Indeed, the situation has created something of a boom for collection agencies and law firms that specialize in collections. Last year marked the fifth consecutive year cities collectively saw decreases in revenue. Debt collection is an attractive way for them to generate revenue that wouldn’t otherwise be available to them.
And because many localities lack the resources or the training to collect the oldest, most difficult-to-recover debt, much of the work is outsourced to private companies that are typically paid a percentage of what they recover, minimizing the up-front costs for localities.
In 2010, debt collection agencies recovered about $54.9 billion of debt. Of that, about 2.1 percent -- more than $1 billion -- was from government work, according to an industry study.
Mark Schiffman, a spokesman for the Association of Credit and Collection Professionals, the industry trade group, said government collections are a growing part of his members’ work. “It makes sense, given what’s been reported on how much states are owed and cities are owed and the holes in the budget it creates,” Schiffman said.
Pursuing debt collections can also be attractive, given the fact that while cities can scrimp and save in a variety of areas, there aren’t many ways to boost revenue other than tax hikes or fee increases.
Schiffman said debt collection companies take detailed instructions from governments to determine how aggressively they should pursue the debt, since the same people they’re contacting about money owed are also local voters.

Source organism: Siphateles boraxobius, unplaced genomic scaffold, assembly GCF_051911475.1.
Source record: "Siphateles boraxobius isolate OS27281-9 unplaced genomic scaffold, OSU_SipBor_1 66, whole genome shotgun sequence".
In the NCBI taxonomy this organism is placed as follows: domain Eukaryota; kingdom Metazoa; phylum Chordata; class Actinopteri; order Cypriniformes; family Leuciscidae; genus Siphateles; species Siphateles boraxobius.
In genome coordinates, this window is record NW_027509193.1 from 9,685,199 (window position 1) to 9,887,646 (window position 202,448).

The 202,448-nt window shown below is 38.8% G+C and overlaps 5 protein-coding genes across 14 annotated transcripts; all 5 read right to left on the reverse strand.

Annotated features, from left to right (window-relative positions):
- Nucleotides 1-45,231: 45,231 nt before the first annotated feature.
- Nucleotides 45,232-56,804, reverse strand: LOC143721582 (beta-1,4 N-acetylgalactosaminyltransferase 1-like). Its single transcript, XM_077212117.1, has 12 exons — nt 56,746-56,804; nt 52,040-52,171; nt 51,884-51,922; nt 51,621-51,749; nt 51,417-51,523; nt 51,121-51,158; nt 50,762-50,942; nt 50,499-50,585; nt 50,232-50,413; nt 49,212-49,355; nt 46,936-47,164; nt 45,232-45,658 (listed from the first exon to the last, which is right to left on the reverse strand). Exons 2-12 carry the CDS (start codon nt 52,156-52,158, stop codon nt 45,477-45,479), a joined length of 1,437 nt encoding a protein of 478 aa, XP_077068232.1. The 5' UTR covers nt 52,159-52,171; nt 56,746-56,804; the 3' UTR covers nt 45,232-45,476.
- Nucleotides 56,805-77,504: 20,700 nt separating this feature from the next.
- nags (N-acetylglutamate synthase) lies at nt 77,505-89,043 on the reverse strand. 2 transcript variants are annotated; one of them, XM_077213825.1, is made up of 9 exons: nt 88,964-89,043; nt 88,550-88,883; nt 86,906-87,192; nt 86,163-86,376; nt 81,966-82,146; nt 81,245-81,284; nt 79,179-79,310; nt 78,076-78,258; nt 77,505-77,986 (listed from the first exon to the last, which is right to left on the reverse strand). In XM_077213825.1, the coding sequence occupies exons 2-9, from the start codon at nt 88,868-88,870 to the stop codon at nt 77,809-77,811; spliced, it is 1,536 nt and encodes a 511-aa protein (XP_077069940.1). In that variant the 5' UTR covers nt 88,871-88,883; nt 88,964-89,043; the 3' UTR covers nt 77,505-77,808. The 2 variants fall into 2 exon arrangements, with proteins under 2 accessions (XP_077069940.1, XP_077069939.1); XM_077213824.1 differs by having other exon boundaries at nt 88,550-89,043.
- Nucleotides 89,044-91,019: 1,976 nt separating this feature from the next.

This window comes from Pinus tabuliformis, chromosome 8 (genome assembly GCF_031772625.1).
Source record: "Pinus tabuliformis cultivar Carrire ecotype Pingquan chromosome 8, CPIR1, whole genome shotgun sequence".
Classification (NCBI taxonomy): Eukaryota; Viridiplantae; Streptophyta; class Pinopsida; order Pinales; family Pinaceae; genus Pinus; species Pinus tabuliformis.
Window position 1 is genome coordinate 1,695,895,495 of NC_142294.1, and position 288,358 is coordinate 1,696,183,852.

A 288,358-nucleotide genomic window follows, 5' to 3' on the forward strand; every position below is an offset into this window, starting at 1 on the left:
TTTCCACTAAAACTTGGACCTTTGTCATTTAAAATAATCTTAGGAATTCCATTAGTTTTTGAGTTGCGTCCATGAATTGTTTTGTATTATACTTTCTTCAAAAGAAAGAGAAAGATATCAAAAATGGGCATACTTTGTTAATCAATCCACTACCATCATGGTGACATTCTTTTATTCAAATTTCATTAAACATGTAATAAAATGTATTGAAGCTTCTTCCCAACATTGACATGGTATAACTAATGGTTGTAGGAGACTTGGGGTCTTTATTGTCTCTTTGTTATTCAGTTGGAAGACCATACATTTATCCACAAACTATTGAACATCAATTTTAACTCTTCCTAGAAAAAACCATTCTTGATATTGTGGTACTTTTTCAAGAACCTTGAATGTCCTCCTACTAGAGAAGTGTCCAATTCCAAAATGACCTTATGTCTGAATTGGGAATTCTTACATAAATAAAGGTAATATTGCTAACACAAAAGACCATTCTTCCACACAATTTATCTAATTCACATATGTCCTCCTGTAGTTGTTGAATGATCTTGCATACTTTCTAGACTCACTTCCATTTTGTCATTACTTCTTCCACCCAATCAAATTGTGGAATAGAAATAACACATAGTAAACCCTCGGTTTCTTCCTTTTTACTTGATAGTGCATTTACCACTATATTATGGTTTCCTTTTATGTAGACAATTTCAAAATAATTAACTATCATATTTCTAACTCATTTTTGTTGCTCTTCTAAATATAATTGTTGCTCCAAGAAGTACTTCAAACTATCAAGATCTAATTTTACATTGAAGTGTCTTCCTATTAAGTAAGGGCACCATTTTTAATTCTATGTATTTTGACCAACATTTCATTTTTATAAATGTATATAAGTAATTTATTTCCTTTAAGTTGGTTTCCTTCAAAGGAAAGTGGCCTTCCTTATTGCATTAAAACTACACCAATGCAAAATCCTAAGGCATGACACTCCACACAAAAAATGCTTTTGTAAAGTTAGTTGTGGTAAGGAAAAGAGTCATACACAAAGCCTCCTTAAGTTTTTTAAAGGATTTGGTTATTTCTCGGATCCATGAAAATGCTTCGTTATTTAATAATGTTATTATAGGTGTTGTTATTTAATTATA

Still, debt collection doesn’t come without its pitfalls, and the industry has faced several high-profile controversies. Linebarger Goggan Blair & Sampson, LLP – one of the heavyweights in municipal debt collection – is still dogged by the 2004 scandal in which a partner pleaded guilty to attempting to bribe San Antonio city council members in exchange for favorable votes on a new contract.
And a 2005 report from New Jersey’s Commission of Investigation found that managers in the state's taxation and revenue divisions were given nearly $66,000 in gifts like golf outings, cigars and booze from a debt collector called OSI that was on contract with the state. In exchange, those officials allegedly turned a blind eye to the company’s excess billing, according to the report.
Meanwhile, collections aren’t always a sure thing. The Houston Chronicle reported that, a year after the city pledged to collect its $900 million debt, it’s become clear that most of it is too old to ever be collected, and it’s unlikely the city will ever recoup more than $200 million.
But positive experiences still abound. In Birmingham, Ala., the city hired a local collector to collect a particularly difficult category of debt: money owed to the city by businesses outside the city limits. Because of jurisdictional issues, the city can’t take a heavy-handed approach.
The results have been a pleasant surprise, said Henry Young III, the city’s deputy finance director.
Since June 2010, the city has turned about 4,300 accounts to its debt collection firm, which has collected about $593,000 from 601 accounts. The effort has been so successful that the city is looking at placing a contract with a debt collector for fines and fees owed to the municipal court.
“We weren’t expecting a huge return,” said Young. “It’s been pretty successful, and we’re looking forward to expanding.”